$$\frac{y_{i+1}}{y_i} = \frac{N-i}{i+1} \frac{i+v/u}{N-i-1+v/u}$$ (I did this directly for i=0, then by induction on i.) The beta-binomial also has this (defining) property.

    Comment Source:> But is this really bi-stability? To me it looks like there is a single stable state, with huge “fluctuations” caused by the fact that u >> v. I am sure it is not defined to be bistable in the theory of Petri nets, not by John anyway. Your description in terms of huge fluctuations is not wrong, but if the system is say spending 99.99% of the time outside (N/10, 9N/10) it seems like this description http://en.wikipedia.org/wiki/Bistability > Can you give the details of how you computed the equilibrium distribution? Sketch: There are N+1 states n=0 to n=N. The rate at which n->n-1 is n(N-n)u + nv. The rate at which n->n+1 is n(N-n)u + (N-n)v. You can now write down a (N+1)*(N+1) rate matrix R for the Markov process on these states. I use the convention that states are row vectors on the left. R is tridiagonal and row n looks like $$0 ... 0 \quad n(N-n)u+n v \quad X \quad n(N-n)u + (N-n)v \quad0 ... 0$$ for 0<n<N, where X is on the diagonal and is minus the two other terms, so the row sum is zero. You can do cases n=0,N yourself. Then setting yR=0 and solving for $y=(y_0, \dots y_N)$ gives the equilibrium distribution. I did that by showing $$\frac{y_{i+1}}{y_i} = \frac{N-i}{i+1} \frac{i+v/u}{N-i-1+v/u}$$ (I did this directly for i=0, then by induction on i.) The beta-binomial also has this (defining) property.
  • 3.

    That does look curious.

    I think the underlying issue can be highlighted by looking at the first two transitions alone: A + B -> 2A and A + B -> 2B, both proceeding at the same rate. The rate equation for this system says that the derivatives are zero. So every state is an equilibrium state. But the reaction proceeds more slowly as n gets closer to zero or to N. So the amount of time spent at the extremes will be greater. All states are equilibrium states, but some are preferred over others.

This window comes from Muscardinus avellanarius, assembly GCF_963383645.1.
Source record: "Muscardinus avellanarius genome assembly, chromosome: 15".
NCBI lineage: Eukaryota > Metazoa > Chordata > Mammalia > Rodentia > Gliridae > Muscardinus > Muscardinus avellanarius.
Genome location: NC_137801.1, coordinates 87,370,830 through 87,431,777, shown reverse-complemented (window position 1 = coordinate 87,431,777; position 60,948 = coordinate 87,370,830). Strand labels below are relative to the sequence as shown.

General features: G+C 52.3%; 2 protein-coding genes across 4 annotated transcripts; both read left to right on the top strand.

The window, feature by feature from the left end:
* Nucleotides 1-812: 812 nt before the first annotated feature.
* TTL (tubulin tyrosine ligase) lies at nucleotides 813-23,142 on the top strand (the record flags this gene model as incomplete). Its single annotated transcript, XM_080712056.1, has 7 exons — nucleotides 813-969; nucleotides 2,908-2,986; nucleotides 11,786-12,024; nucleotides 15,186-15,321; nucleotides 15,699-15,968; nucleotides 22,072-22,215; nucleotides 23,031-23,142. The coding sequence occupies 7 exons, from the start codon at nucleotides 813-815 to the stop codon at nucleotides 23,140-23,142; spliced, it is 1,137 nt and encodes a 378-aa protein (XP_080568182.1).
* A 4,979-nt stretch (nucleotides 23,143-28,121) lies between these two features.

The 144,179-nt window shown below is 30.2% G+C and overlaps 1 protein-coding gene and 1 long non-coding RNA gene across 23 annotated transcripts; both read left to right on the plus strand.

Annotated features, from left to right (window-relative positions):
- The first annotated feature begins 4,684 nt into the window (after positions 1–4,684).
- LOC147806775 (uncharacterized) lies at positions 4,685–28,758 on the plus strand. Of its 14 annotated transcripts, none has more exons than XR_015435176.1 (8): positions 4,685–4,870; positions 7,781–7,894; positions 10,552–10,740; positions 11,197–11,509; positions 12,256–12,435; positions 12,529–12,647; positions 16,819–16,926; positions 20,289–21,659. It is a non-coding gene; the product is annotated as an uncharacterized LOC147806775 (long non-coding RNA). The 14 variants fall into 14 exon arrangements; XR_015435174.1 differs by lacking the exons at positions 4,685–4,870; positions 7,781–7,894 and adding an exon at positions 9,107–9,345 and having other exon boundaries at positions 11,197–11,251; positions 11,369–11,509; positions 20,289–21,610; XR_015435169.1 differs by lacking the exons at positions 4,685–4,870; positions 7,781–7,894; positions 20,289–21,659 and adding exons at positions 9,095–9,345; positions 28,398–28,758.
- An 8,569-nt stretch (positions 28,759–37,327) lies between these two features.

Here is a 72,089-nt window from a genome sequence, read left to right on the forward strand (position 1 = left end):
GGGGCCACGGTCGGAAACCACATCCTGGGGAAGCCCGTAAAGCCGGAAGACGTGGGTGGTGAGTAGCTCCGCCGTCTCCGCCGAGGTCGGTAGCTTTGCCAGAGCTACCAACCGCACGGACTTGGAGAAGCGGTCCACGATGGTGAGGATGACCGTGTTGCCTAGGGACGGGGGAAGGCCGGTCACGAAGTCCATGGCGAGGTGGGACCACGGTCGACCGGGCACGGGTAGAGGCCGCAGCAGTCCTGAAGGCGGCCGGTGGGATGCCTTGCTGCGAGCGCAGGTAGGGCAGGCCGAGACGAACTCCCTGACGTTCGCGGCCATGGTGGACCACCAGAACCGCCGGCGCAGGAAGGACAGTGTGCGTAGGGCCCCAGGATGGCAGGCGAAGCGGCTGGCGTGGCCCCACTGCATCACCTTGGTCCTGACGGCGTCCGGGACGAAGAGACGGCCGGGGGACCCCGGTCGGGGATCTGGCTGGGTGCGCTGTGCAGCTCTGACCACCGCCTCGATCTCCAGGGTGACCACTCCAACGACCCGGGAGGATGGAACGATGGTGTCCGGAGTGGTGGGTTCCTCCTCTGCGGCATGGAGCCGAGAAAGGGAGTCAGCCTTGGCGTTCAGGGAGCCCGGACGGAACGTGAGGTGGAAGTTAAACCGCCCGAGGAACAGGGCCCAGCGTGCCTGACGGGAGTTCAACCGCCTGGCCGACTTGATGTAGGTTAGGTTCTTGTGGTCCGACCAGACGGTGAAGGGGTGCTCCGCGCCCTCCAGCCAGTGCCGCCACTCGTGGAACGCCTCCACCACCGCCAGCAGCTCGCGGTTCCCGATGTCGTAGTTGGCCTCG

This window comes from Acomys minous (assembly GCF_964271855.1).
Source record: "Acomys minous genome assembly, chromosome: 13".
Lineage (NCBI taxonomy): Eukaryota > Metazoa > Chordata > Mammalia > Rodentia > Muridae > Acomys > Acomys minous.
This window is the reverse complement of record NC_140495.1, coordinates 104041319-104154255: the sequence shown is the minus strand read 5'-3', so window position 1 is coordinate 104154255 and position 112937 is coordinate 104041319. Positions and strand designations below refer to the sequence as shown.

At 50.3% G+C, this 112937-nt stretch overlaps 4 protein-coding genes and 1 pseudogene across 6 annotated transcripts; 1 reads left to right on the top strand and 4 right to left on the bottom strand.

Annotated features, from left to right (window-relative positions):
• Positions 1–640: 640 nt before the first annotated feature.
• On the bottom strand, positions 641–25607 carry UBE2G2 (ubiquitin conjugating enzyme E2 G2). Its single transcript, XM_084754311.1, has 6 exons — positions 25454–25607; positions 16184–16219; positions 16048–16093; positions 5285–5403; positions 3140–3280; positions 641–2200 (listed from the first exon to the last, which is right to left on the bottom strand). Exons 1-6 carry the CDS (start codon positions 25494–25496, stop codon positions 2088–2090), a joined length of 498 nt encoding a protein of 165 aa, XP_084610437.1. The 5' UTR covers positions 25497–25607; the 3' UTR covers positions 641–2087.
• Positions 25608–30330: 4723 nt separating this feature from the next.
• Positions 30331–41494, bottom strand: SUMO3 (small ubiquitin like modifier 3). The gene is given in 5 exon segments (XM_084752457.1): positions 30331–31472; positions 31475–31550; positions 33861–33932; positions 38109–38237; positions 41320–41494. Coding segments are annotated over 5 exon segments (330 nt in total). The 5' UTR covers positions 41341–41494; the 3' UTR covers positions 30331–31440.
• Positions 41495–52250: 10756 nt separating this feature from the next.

Comment Source:That does look curious. I think the underlying issue can be highlighted by looking at the first two transitions alone: A + B -> 2A and A + B -> 2B, both proceeding at the same rate. The rate equation for this system says that the derivatives are zero. So every state is an equilibrium state. But the reaction proceeds more slowly as n gets closer to zero or to N. So the amount of time spent at the extremes will be greater. All states are equilibrium states, but some are preferred over others.
  • 4.

    Also, this two-transition system will eventually get stuck in one of the states n = 0 or n = N. So these are "attractor" points in a stochastic sense, to which the continuous deterministic model is oblivious.

    What are the general lessons to be learned from this example you posted, and the two-transition subsystem that it contains? To me it shows that the deterministic limit is glossing over a lot of considerations, including some that pertain to probabilistic equilibrium and bi-stability.

    Comment Source:Also, this two-transition system will eventually get stuck in one of the states n = 0 or n = N. So these are "attractor" points in a stochastic sense, to which the continuous deterministic model is oblivious. What are the general lessons to be learned from this example you posted, and the two-transition subsystem that it contains? To me it shows that the deterministic limit is glossing over a lot of considerations, including some that pertain to probabilistic equilibrium and bi-stability.
  • 5.
    edited December 2012

    Yes, the two-transition, or v=0, case is a good place to start in understanding the system. It is more interesting (to me anyway) if v is very small but nonzero.

    This system is interesting as a simple model for some real world things, like:

    1. A protein which can fold into two conformations A and B. At a very low rate u they flip from one to the other 'spontaneously'. When an A bumps into a B, they both 'try' to bend the other into their own shape.

    2. A bunch of sheep which can get into two fields A and B. Since they like to stay together, they are usually all in one or the other field, but occasionally they move from one to the other.

    3. The way a group of people decide which side of the road to drive on.

    I was actually thinking of two alleles A and B, with equal fitness in a gene pool when I wrote down the transitions, but the gene pool example seems to be more complex. It has the same sort of behaviour (one allele goes to fixation, and the system gets stuck there for a while, but not forever). Based on the gene pool example, exact symmetry is not necessary to get the same sort of behaviour.

    Oh, and thanks for finally asking a question, something I managed not to do, despite the title.